For soybeans, the forecast price for 2015 was $9.74 per bushel, 24.3% lower than the projected price of $12.87 in 2013. An individual with a hedge level of 85%, a yield guaranteed price of 65 bushels and a projected price of $14.33 has a guarantee of $791 in 2022. A 24.3% drop in the projected price results in a projected price of $10.84 and a guarantee of $599 l ‘acre.
These reductions in guarantees would put farmers at much greater risk. Most farmers already take RP at a high coverage level, so coverage levels could not be increased. Given the steep increase in cost per acre, the risk would be higher.
Projected prices 2023
Nevertheless, the prices forecast for 2023 are likely to be relatively high. The 2022 crop prices provide reasonable indications of the projected prices for 2023. We established relationships that explained next year’s projected price based on the previous year’s crop price. From 1973 to 2022, linear relationships explained 78% of the variability for corn and 84% for soybeans.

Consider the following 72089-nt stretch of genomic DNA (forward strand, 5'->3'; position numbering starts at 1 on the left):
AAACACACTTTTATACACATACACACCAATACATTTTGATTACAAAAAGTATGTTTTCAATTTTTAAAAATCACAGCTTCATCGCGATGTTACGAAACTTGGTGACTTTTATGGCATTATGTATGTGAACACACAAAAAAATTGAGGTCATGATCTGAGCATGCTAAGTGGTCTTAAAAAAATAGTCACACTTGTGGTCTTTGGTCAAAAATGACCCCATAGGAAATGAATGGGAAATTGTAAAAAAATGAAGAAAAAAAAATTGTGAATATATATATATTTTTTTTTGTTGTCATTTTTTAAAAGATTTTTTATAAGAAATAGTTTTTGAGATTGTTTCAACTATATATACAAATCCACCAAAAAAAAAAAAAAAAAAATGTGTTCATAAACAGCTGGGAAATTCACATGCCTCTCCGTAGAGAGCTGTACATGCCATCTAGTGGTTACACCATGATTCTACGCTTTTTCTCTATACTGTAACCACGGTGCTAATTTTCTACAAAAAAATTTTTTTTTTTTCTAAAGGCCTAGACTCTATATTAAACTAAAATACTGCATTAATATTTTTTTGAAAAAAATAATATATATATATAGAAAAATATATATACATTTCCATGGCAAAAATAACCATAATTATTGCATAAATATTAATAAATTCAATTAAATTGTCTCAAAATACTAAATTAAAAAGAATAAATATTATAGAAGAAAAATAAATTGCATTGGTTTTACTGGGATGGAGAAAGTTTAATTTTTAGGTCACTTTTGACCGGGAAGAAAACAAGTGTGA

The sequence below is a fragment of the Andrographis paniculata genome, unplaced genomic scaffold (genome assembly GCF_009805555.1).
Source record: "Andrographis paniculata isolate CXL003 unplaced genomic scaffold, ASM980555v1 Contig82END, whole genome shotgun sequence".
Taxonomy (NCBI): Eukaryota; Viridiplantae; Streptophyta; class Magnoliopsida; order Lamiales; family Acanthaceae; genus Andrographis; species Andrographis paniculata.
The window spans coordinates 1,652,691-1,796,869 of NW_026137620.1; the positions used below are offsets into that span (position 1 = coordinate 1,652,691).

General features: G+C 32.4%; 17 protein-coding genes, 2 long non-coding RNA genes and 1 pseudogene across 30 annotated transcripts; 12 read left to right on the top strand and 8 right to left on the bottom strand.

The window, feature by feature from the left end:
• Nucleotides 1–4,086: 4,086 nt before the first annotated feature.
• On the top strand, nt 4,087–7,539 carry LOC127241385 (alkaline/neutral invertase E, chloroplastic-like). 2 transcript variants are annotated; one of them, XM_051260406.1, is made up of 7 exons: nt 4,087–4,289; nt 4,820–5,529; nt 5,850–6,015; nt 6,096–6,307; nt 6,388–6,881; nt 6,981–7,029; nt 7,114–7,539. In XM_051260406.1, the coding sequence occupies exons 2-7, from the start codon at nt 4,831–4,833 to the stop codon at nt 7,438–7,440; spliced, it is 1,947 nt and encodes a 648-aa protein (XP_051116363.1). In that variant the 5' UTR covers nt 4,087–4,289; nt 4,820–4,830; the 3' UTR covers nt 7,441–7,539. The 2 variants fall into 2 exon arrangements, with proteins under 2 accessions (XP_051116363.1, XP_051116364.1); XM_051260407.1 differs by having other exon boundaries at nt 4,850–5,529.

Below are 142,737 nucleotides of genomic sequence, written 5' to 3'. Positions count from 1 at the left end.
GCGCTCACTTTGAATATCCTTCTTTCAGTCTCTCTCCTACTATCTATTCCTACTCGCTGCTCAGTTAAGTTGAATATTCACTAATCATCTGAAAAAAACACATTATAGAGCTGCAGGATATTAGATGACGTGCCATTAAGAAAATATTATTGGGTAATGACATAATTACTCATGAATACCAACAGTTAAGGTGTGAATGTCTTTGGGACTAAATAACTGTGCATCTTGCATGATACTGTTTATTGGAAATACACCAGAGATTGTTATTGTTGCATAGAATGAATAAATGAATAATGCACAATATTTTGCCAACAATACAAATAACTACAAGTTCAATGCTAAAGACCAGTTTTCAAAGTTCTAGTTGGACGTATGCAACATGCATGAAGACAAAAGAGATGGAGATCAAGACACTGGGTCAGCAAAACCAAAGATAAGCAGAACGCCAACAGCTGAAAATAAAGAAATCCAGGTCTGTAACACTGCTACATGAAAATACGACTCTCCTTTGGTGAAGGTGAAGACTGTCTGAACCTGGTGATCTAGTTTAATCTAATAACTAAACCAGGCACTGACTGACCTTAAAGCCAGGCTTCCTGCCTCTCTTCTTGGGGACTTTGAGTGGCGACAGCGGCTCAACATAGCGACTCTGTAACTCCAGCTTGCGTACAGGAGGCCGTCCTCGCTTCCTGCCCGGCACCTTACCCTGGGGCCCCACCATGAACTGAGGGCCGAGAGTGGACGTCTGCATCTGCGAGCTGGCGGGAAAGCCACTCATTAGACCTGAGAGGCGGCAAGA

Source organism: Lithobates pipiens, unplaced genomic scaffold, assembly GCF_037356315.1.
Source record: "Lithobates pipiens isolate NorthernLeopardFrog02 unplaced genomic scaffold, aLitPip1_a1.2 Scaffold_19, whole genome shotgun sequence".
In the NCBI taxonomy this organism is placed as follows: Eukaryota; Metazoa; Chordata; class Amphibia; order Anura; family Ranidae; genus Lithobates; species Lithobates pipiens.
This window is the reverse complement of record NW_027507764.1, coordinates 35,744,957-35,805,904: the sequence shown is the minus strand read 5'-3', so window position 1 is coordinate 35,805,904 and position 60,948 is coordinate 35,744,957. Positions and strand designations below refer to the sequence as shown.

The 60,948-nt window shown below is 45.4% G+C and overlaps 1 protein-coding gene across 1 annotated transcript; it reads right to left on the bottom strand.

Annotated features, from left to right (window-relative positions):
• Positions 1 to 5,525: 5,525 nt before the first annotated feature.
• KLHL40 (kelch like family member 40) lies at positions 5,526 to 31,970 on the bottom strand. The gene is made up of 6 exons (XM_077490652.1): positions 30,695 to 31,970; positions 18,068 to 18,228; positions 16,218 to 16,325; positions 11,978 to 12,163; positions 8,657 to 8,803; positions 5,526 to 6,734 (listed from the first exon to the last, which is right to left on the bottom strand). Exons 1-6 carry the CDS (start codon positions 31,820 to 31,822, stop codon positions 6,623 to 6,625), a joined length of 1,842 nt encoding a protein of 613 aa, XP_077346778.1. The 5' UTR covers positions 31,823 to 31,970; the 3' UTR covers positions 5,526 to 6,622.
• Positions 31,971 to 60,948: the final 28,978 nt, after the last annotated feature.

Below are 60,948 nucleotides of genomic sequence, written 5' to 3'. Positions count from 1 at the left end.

For corn, the 2022 crop price suggests a crop price of $6.30 (0.79 + 0.80 x $6.85 crop price). Given the fitted regression, 50% of the time the projected price for 2023 will be between $5.88 and $6.53. Additionally, current December 2023 corn contract prices are close to $6.20, which is in line with the projection of the adjusted historical model.
For soybeans, the 2022 crop price suggests a projected price of $13.56 for 2023 (0.63 + 0.94 x $13.80 of the crop price). Given the adjusted relationship, 50% of the time the predicted price for 2023 will be between $11.72 and $15.40. Currently, the November 2023 soybean contract is close to $13.70, which matches the projection of the adjusted historical model.
Crop prices in 2023 are $6.85 per bushel for corn and $13.80 per bushel for soybeans. These prices will likely generate limited crop insurance payments in 2023 in Illinois. However, larger payouts could take place outside of Illinois, particularly in the western Corn Belt and the Great Plains.
Overall, the outlook is for high projected prices in 2023: above $6.00 a bushel for corn and close to $13 a bushel for soybeans. Prices at these levels would provide significant risk protection for farmers and avoid the drop in projected prices that occurred between 2013 and 2015.
Nevertheless, there are risks regarding projected price levels in 2023. World events could lead to price changes even before the February period in which commercial insurance prices are determined.